Endocannabinoid CB1 antagonists inhibit hepatitis C virus production, providing a novel class of antiviral host targeting agents.

Direct acting antivirals have significantly improved treatment outcomes
in chronic hepatitis C (CHC), but side effects, drug resistance and cost
mean that better treatments are still needed. Lipid metabolism is
closely linked with hepatitis C virus (HCV) replication and
endocannabinoids are major regulators of lipid homeostasis. The
cannabinoid 1 (CB1) receptor mediates these effects in the liver. We
have previously shown up-regulation of CB1 receptors in the livers of
patients with CHC, and in a HCV cell culture model. Here we investigated
whether CB1 blockade inhibits HCV replication. The antiviral effect of a
CB1 antagonist, AM251 was examined in the JFH1 cell culture and
subgenomic replicon models. The effects on the expression of genes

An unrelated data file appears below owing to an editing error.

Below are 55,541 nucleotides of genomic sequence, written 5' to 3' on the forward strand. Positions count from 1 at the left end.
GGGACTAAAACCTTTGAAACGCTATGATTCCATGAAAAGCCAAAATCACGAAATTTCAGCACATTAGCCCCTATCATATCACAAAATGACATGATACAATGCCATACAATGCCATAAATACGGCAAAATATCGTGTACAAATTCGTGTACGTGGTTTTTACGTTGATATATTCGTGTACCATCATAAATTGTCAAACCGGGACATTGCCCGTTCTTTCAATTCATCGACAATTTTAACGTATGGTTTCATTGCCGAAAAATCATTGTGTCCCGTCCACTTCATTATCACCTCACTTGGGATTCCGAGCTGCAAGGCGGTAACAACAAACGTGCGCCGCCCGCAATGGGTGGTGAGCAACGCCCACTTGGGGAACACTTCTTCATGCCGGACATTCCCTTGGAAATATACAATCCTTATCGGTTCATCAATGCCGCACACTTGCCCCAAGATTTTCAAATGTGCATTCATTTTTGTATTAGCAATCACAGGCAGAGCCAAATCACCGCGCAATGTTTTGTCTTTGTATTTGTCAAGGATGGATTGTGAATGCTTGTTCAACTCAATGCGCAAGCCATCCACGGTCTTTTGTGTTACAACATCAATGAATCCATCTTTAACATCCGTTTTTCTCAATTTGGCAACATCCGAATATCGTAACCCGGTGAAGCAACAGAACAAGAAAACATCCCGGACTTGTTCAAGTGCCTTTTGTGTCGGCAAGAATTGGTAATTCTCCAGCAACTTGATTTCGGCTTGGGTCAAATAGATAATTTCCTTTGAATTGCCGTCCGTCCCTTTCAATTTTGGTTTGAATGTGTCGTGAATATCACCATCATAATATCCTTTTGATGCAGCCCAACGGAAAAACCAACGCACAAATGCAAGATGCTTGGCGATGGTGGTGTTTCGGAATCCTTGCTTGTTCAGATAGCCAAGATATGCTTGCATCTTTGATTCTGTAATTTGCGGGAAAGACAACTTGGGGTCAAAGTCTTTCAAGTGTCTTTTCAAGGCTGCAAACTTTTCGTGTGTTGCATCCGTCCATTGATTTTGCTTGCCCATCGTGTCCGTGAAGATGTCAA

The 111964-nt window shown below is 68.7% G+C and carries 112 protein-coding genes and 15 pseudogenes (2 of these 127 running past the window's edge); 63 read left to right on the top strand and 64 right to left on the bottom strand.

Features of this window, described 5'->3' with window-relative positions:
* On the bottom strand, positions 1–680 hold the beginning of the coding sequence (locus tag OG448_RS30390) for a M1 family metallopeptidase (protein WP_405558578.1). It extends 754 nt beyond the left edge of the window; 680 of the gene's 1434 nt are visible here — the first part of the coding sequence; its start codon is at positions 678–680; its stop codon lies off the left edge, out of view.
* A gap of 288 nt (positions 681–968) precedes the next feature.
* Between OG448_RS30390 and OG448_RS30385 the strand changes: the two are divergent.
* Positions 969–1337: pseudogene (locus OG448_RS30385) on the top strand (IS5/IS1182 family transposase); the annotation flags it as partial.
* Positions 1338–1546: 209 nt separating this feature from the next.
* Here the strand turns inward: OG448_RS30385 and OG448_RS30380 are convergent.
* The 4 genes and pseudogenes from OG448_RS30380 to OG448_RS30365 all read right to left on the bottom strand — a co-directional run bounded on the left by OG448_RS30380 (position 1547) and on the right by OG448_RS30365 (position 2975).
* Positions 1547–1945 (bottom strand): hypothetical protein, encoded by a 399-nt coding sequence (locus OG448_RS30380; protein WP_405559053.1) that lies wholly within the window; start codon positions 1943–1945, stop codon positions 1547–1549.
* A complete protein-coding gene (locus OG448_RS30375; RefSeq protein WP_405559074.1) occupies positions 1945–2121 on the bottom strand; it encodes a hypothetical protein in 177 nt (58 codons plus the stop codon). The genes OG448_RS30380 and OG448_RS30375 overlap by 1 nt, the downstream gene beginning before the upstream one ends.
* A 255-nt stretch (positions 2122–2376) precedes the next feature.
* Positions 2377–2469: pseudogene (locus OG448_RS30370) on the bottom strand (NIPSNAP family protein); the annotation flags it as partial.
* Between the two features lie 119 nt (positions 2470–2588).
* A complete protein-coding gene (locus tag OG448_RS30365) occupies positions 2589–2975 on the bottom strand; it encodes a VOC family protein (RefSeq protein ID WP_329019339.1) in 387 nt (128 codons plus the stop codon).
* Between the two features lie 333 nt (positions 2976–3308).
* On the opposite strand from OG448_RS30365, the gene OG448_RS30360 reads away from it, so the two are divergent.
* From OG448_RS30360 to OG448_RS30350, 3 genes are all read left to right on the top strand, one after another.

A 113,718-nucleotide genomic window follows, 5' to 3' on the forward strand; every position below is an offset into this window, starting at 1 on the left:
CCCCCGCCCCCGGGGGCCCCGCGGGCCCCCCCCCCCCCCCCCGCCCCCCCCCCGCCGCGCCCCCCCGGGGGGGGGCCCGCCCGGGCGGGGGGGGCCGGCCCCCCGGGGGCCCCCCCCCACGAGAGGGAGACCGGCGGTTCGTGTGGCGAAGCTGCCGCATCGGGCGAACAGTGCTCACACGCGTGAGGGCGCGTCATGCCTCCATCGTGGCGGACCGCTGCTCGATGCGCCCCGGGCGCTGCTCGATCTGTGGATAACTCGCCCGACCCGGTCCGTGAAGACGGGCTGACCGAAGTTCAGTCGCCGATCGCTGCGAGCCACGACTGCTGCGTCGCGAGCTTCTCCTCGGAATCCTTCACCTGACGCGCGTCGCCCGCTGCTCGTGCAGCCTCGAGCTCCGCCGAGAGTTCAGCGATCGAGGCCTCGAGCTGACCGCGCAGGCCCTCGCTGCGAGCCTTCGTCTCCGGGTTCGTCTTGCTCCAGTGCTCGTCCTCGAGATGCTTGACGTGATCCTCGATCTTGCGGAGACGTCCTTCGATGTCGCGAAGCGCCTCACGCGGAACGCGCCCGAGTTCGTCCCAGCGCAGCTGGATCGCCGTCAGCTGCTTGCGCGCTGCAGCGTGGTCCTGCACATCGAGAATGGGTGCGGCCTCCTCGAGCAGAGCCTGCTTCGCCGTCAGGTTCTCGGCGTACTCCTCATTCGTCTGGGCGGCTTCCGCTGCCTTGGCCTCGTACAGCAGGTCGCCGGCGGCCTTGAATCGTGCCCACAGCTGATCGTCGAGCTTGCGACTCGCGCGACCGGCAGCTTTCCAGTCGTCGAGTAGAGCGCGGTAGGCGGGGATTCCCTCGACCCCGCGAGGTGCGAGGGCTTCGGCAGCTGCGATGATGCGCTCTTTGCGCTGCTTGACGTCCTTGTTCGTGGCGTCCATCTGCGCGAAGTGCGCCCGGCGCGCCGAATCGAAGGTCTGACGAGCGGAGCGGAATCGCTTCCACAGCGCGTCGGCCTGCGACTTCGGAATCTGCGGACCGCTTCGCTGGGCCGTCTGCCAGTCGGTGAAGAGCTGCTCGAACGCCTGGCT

involved in lipid metabolism were also measured. CB1 shRNA was used to
confirm that the effects were specific for the cannabinoid receptor.
Treatment with AM251 strongly inhibited HCV RNA (~70%), viral protein
(~80%), the production of new virus particles (~70%), and virus
infectivity (~90%). As expected, AM251 reduced the expression of
pro-lipogenic genes (SREBP-1c, FASN, SCD1 and ACC1) and stimulated genes
promoting lipid oxidation (CPT1 and PPARα). This effect was mediated by
AMPK. Stable CB1 knockdown of cells infected with HCV showed reduced
levels of HCV RNA, compared with controls. Reduced CB1 signalling
inhibits HCV replication using either pharmacological inhibitors or CB1
shRNA. This may be due, at least in part, to reduced lipogenesis,
mediated by AMPK activation. We suggest that CB1 antagonists may
represent an entirely new class of drugs with activity against HCV.

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